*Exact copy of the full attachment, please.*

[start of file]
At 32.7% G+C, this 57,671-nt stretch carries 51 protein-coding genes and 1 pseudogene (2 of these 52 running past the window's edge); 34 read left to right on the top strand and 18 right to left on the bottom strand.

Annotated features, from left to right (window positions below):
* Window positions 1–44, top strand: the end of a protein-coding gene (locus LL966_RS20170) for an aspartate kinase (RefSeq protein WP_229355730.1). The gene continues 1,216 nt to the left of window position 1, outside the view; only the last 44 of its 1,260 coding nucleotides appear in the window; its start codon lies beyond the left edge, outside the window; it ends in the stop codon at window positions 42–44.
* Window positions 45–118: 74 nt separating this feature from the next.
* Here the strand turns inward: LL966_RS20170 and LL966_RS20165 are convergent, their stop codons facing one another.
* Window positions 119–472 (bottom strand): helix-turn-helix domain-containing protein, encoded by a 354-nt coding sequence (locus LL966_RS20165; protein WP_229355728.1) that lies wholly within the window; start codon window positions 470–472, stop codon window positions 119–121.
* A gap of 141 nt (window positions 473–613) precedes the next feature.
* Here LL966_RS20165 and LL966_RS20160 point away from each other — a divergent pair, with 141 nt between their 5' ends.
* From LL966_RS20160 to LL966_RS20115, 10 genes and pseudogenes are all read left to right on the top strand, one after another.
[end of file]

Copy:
At 32.7% G+C, this 57,671-nt stretch carries 51 protein-coding genes and 1 pseudogene (2 of these 52 running past the window's edge); 34 read left to right on the top strand and 18 right to left on the bottom strand.

Annotated features, from left to right (window positions below):
* Window positions 1–44, top strand: the end of a protein-coding gene (locus LL966_RS20170) for an aspartate kinase (RefSeq protein WP_229355730.1). The gene continues 1,216 nt to the left of window position 1, outside the view; only the last 44 of its 1,260 coding nucleotides appear in the window; its start codon lies beyond the left edge, outside the window; it ends in the stop codon at window positions 42–44.
* Window positions 45–118: 74 nt separating this feature from the next.
* Here the strand turns inward: LL966_RS20170 and LL966_RS20165 are convergent, their stop codons facing one another.
* Window positions 119–472 (bottom strand): helix-turn-helix domain-containing protein, encoded by a 354-nt coding sequence (locus LL966_RS20165; protein WP_229355728.1) that lies wholly within the window; start codon window positions 470–472, stop codon window positions 119–121.
* A gap of 141 nt (window positions 473–613) precedes the next feature.
* Here LL966_RS20165 and LL966_RS20160 point away from each other — a divergent pair, with 141 nt between their 5' ends.
* From LL966_RS20160 to LL966_RS20115, 10 genes and pseudogenes are all read left to right on the top strand, one after another.